Skip to main content

07 January 2016 | Blog

Improving airline productivity and efficiency with UI design principles

Thomas Carlyle once said, “Man is a tool-using animal…Without tools he is nothing, with tools he is all.”

The software, websites and applications we use every day to enable us to do our jobs well and keep our businesses ticking along certainly play into this notion.

As we kick off the new year with big bold plans to achieve more – to be more productive, efficient and successful in business (and personal life!) - we take a look at how industry-leading user interfaces (‘UI’) can help travel companies do just that.

Principle 1: Understand the context

Imagine a team of staff, each responsible in part for the creation, editing, management or sending of passenger notifications. Their roles and responsibilities differ from one travel company to another, and consequently, their needs from the system will too.

From security settings and approvals to data sources, branding and notification development – the UI must be flexible enough to understand the context of each, and adapt accordingly.

At Arlanda, Stockholm’s international airport, air traffic controllers were using legacy systems that required a lot of manual work. This resulted in planes waiting in long taxi lines or not taking off as scheduled – wasting time and causing severe disruption to unhappy passengers.

By understanding the safety and efficiency context in which Arlanda ATC needed a better solution, Veryday was able to create a sleek, toned down user interface that displayed easily glance-able flight status updates. Because of the contextual design process, the tool has helped increase departure efficiency and decrease passenger disruption without disrupting flight schedule workflows.

Understanding the different contexts in which users will be using technology is the first vital fundamental of an intuitive user interface. By understanding the ‘why’ it’s possible to create the most efficient process that quickly resolves the challenges of its users.

Principle 2: Keep it simple

Increased productivity is all about intuitive design, simplifying processes and removing unnecessary steps to reduce the time spent completing tasks. The added bonus? Delighting the user and making productivity a more pleasurable experience.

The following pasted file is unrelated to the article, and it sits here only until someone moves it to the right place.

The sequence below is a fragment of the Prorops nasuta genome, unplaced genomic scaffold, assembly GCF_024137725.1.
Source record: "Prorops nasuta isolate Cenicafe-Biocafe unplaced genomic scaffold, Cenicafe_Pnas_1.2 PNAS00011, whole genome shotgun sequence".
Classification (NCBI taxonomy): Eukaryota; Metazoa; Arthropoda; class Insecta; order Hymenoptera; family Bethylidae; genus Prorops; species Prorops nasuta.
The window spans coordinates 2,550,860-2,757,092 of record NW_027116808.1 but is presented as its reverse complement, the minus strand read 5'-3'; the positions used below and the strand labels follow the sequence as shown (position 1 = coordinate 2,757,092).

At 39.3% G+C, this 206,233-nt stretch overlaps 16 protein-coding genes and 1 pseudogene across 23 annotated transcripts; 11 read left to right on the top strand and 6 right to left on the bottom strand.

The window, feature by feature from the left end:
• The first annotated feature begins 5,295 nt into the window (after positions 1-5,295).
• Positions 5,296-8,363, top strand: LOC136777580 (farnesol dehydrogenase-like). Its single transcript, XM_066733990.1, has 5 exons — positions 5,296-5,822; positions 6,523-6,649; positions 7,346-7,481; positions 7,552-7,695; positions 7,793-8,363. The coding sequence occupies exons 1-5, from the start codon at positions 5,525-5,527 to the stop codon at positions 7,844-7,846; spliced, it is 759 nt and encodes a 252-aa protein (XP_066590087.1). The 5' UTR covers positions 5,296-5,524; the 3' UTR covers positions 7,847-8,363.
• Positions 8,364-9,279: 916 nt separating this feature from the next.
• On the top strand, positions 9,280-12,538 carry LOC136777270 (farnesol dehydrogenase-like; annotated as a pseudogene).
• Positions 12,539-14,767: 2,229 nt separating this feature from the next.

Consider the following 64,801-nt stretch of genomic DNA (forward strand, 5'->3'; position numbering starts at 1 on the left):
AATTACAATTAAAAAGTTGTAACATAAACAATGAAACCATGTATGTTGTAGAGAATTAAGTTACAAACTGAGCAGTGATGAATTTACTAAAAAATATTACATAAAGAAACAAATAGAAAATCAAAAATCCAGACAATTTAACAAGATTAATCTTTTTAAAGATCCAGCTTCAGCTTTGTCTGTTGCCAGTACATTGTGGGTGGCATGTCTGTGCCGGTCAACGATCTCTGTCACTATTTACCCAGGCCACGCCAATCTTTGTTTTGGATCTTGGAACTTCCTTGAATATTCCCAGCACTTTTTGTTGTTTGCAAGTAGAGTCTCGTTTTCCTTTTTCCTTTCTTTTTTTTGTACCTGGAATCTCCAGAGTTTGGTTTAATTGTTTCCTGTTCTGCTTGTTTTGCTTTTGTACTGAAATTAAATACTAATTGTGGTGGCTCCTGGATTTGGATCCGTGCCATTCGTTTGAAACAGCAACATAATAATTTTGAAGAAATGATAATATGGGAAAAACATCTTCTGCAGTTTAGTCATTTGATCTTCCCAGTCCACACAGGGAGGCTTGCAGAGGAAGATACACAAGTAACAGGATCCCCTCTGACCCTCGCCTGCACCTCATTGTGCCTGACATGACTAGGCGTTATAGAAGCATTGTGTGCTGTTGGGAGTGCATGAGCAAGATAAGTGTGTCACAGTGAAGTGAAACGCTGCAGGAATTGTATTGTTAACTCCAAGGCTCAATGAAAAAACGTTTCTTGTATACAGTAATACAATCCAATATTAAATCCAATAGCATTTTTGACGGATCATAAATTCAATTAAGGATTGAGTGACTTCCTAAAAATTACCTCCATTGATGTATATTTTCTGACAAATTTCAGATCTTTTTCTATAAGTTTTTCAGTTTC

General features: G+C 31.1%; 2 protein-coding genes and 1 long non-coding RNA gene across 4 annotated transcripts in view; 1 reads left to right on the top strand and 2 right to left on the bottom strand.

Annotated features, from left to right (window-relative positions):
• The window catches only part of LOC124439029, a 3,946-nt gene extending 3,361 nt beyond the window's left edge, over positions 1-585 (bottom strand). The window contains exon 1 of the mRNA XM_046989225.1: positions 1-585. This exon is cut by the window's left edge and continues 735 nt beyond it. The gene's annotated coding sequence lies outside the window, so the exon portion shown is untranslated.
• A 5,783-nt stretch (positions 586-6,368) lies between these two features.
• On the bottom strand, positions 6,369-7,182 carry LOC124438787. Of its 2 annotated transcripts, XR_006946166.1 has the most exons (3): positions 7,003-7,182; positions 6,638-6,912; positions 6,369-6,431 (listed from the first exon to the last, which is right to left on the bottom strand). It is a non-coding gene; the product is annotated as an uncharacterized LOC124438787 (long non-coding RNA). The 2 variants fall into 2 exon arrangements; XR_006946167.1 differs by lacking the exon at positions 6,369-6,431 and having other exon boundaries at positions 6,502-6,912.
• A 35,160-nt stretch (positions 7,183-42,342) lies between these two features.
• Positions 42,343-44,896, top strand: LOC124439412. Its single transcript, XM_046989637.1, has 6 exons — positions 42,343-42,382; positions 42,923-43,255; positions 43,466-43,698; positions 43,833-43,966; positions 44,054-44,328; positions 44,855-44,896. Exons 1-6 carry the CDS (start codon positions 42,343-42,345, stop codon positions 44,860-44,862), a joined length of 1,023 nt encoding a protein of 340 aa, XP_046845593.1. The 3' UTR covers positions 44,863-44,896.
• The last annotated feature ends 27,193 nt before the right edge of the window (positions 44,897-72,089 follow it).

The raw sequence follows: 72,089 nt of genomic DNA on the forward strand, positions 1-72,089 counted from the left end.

Remember when you had to tap through every button tirelessly on your Nokia 3210 keypad to get to the right letter, make the right words, form a sentence… the widespread adoption of easy-to-use smartphones in 2007 eradicated that all-encompassing, painful process (thank you Apple!). Fast forward to today and simple, smart interfaces of apps like WhatsApp are 50% more popular than SMS messages – handling 30 billion messages every day.

When it comes to passenger communications in particular, time is of the essence - especially when passengers are experiencing disruption. When you’re in a crisis, you need to be able to retrieve data, set up a tailored notification, authorise and send it within a matter of minutes. A well-planned, but simple user interface will empower the user to tackle the work at hand, using clear direction and intentional actions. 

When it comes to simplifying processes, it’s a case of ‘building the right thing’, Neil Chalk, 15below’s Product Manager says in his blog:

“…the right thing can be a bit vague but I’d try and use these two principles to find out what’s right for now:

  • Focus on the user needs
  • Use your experience in the marketplace to the maximum”

Principle 3: Delight your users

It’s no surprise that Economists have found that happiness makes people around 12% more productive. Happy staff = better experiences for passengers, especially when it comes to passenger facing roles.

Take your contact centre for example, hundreds of agents in constant communication with passengers. Merely using positive language in conversation has only a 7% impact on customers, whereas the tone of delivery (and attitude of staff) has up to 38% impact. If staff aren’t happy, this will reflect in the service they provide.

When these staff have access to a best-in-class user interface that is intuitive, fast to use and clearly tailored to their needs, it will reflect in their productivity, attitude and, ultimately, the passenger’s experience with the airline.

Combined with the first two fundamentals - context and simplicity - you have the essence of a winning UI. Our relationship with technology affects our emotions and, therefore, our quality of life. Creating something that is a joy to use - that enables tasks to be completed fast, is simple to navigate, and has a clean and well-thought-out design - is what separates a 'good' from an 'exceptional' user interface.